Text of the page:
Virtually every job requires you to meet specific goals, expectations, mandates, and other targets. But since job search is foreign to most of us, planning is essential. Every hour of your daily/weekly search period should be planned and accounted for. Although you’re only accountable to yourself, be a tough boss!
Here is a set of 3 ground rules you should adopt and stick to.
Full-Time or Part-Time Search?
Job Search is Your Job: Just because you don’t have a job doesn’t mean you don’t have a job. Your job is to find employment, which means you should conduct your daytime (and nighttime) activities as if you were employed.
- Get up and get dressed!
- Work the time zones (there are four 8 a.m.’s and four 5 p.m.’s in the continental USA).
- Consider joining Toastmasters International. (If uncomfortable speaking, it will help you during interviews and career.)
- Schedule time around EMPLOYED people, they have jobs! (Business-to-Business events).
- Plan the work; work the plan. (Create a game plan and stick to it)
Designate a Search Space : An orderly work place is essential. You become less efficient if you have to continually move, sift through, or put away your search tools.
- Keep it clean (Your space will be visible during Skype interviews, so know in advance what will be in the camera’s view.)
- Keep it quiet! (You can’t conduct a phone interview with noise in the background.)
Celebrate Every Win: Your attitude matters. No one wants to hire an "Eeyore."
- Write down EVERY positive happening for review on a weekly basis.
- Write every negative occurrence, read it once, then tear out the page, rip the sheet to shreds, and throw the pieces away (Burning the pieces is very rewarding)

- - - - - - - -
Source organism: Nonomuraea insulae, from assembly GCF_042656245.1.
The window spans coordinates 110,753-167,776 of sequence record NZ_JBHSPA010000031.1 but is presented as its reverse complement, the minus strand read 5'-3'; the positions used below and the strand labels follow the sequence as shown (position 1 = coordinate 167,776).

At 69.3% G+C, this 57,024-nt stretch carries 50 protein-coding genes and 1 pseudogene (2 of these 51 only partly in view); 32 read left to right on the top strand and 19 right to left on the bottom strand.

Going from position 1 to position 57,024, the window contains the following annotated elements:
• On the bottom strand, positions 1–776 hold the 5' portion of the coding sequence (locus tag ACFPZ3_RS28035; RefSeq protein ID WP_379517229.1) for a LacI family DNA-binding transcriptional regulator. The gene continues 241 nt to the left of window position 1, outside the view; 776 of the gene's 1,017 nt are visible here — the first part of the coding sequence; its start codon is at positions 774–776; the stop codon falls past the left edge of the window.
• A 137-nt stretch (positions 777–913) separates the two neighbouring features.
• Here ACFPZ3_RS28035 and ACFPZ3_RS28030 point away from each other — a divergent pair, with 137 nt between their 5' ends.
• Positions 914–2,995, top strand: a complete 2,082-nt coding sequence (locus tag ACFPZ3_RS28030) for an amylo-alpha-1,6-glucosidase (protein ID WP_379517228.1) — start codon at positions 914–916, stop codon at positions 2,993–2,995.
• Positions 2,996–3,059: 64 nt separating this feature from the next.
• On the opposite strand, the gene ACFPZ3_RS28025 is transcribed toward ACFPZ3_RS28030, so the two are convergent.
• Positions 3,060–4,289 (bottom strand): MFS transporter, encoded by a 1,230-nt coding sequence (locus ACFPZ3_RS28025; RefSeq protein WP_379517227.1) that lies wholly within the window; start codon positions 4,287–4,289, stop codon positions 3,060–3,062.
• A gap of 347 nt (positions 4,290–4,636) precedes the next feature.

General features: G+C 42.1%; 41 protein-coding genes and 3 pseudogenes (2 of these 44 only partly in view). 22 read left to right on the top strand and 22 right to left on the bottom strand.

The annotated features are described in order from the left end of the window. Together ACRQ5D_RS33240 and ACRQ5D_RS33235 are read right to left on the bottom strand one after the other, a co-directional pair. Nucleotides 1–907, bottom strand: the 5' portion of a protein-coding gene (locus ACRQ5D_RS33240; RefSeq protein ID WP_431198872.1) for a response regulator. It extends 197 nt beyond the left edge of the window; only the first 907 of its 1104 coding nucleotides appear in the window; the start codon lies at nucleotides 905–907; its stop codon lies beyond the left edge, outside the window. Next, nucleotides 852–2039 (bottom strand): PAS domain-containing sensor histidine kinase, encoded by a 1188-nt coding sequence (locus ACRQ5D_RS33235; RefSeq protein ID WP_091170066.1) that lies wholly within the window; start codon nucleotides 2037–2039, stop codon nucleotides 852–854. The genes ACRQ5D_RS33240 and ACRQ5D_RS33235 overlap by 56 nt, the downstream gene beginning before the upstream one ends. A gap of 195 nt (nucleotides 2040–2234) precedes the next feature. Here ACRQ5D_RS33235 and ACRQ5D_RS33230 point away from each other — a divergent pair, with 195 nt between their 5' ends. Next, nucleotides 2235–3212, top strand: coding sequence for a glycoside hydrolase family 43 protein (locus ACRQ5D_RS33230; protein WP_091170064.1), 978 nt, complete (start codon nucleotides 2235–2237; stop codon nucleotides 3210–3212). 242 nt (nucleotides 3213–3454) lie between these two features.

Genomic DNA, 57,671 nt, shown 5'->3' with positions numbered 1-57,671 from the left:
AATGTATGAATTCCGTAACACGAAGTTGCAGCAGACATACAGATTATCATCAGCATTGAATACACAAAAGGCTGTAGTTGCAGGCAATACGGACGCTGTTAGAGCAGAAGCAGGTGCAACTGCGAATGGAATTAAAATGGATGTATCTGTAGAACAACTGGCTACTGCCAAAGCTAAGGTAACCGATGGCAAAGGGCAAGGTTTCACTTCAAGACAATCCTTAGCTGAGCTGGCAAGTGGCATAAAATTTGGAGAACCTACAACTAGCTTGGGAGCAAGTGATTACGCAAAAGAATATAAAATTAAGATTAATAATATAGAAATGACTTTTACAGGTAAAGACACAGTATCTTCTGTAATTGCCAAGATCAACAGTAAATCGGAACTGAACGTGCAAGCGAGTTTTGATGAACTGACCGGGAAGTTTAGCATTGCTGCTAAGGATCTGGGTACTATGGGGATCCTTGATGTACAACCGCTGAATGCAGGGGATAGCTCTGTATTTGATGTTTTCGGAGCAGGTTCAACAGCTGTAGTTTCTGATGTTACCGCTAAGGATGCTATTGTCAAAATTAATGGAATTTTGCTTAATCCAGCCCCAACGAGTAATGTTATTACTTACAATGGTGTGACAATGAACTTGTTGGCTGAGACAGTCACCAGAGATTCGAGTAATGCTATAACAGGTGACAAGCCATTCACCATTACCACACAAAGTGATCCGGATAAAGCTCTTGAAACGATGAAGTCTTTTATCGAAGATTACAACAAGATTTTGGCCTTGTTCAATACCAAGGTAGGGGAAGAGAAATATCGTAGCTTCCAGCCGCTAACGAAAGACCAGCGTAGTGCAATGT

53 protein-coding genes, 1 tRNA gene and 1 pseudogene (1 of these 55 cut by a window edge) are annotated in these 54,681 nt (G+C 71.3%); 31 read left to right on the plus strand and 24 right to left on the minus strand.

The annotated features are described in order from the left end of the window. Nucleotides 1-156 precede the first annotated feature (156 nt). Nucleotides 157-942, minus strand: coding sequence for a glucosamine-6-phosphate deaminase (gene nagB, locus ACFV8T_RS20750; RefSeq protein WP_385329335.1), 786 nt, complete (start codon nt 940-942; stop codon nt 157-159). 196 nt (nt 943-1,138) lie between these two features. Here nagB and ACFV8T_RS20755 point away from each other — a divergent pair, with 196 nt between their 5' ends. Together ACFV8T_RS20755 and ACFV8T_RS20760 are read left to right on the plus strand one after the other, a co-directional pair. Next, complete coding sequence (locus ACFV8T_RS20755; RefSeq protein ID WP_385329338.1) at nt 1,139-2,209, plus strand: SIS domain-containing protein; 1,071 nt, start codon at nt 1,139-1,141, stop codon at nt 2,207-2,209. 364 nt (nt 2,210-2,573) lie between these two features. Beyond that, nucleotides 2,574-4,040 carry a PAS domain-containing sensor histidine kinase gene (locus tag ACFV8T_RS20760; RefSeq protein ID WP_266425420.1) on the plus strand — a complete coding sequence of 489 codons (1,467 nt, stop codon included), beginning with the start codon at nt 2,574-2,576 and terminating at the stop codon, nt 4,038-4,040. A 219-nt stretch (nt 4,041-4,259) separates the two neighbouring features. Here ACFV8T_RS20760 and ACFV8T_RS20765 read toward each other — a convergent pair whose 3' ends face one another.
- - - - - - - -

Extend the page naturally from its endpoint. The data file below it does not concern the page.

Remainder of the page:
- Remember that you have people on your side.
We’ve given you a “Do List” of Ground Rules, so we believe we should include a list of counterproductive things you should NOT do, as well.
Do Not Do List
Don’t rush this process
- Your search is a just like product's Marketing Campaign; a bad launch is costly.
- You have only one chance to make a first impression.
Don’t take “Everyone’s” advice Every one thinks they’re experts, so a consider the source. Many well-meaning amateurs give BADadvice!
- Search has changed. (A resume alone just doesn’t get it and forget the one-page resume nonsense too)
- How long has it been since they had to search for a job?
- Your LinkedIn profile is now more important than a resume since 97% of recruiters use LinkedIn as their primary search source (source: Jobvite)
Don’t go to too many Career Events
- Avoid Pity Parties. Accountability groups are great, but if they turn negative, RUN!
- Network with employed people too
- Avoid “Career Event Overload” (1-2 per week max.).
Don’t go to resume reviews
- Once you’re satisfied with your resume, stick with it.
- Everyone will have an opinion and will make suggestions. The pay of a professional resume changer stinks and the benefits are lousy!
Get to it!
The current length of time the average candidate in the United States can expect to remain in job transition is 40.5 weeks, or nine and one half months. That’s a mean number (pun intended for math majors). Let’s also assume that the above duration is based on people working their keisters off to land a new position. Don’t become a part of the high side of that statistic.